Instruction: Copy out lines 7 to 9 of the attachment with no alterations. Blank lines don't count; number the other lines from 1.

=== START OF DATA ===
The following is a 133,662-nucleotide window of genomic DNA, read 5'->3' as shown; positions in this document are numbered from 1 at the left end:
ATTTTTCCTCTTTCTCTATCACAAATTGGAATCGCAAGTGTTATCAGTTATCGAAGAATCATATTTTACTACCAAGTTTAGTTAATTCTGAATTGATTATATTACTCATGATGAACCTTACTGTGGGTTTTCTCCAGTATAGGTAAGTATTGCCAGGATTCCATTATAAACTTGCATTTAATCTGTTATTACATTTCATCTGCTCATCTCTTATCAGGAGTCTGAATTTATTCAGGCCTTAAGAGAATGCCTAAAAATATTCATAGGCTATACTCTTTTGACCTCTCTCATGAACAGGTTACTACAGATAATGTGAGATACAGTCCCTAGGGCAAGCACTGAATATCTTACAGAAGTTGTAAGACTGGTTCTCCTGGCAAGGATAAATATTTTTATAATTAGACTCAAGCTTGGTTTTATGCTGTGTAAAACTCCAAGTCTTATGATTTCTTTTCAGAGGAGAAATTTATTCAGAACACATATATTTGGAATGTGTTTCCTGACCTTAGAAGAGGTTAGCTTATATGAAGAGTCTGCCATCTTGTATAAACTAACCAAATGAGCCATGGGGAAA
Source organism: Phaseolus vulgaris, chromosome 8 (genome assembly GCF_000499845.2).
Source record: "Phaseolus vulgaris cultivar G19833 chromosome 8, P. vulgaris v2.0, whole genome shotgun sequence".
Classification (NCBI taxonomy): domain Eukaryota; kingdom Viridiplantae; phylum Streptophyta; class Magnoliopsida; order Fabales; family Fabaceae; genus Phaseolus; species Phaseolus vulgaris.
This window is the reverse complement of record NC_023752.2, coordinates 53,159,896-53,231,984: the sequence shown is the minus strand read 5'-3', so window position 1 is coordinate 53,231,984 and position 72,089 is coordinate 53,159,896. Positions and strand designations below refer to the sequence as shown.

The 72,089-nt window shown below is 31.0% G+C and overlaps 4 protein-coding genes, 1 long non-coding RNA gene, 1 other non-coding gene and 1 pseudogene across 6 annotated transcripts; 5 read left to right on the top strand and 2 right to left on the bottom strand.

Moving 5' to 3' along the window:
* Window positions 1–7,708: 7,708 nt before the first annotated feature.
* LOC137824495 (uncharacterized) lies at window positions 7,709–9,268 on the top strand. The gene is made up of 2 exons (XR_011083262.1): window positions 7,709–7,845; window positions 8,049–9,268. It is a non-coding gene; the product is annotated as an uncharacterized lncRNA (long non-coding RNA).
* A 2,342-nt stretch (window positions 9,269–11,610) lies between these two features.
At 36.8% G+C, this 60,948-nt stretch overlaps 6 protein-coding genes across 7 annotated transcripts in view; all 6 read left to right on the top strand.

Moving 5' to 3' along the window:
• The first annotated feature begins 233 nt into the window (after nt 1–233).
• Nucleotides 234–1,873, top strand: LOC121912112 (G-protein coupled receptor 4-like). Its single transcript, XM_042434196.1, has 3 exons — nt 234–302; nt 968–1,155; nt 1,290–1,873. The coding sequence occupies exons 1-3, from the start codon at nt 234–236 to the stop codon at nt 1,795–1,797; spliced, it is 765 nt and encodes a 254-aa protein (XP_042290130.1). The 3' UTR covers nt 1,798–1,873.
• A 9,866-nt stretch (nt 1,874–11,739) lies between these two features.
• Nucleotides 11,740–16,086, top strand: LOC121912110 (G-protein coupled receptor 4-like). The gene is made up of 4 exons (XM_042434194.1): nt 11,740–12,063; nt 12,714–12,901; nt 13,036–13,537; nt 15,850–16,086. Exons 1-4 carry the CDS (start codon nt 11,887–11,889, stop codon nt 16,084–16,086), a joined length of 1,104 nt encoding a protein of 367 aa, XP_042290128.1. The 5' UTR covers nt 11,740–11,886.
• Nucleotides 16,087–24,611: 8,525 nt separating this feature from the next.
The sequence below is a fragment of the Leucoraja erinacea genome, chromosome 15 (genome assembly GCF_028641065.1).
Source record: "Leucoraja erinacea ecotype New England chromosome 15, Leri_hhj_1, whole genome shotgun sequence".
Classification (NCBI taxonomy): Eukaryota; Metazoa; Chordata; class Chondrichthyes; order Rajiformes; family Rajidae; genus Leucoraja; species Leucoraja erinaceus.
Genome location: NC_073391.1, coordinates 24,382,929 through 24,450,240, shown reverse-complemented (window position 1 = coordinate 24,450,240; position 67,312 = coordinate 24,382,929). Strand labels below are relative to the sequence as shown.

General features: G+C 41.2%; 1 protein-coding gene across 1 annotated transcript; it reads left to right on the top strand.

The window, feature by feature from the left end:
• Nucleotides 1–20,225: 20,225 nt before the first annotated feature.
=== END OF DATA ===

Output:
The 72,089-nt window shown below is 31.0% G+C and overlaps 4 protein-coding genes, 1 long non-coding RNA gene, 1 other non-coding gene and 1 pseudogene across 6 annotated transcripts; 5 read left to right on the top strand and 2 right to left on the bottom strand.

Moving 5' to 3' along the window:
* Window positions 1–7,708: 7,708 nt before the first annotated feature.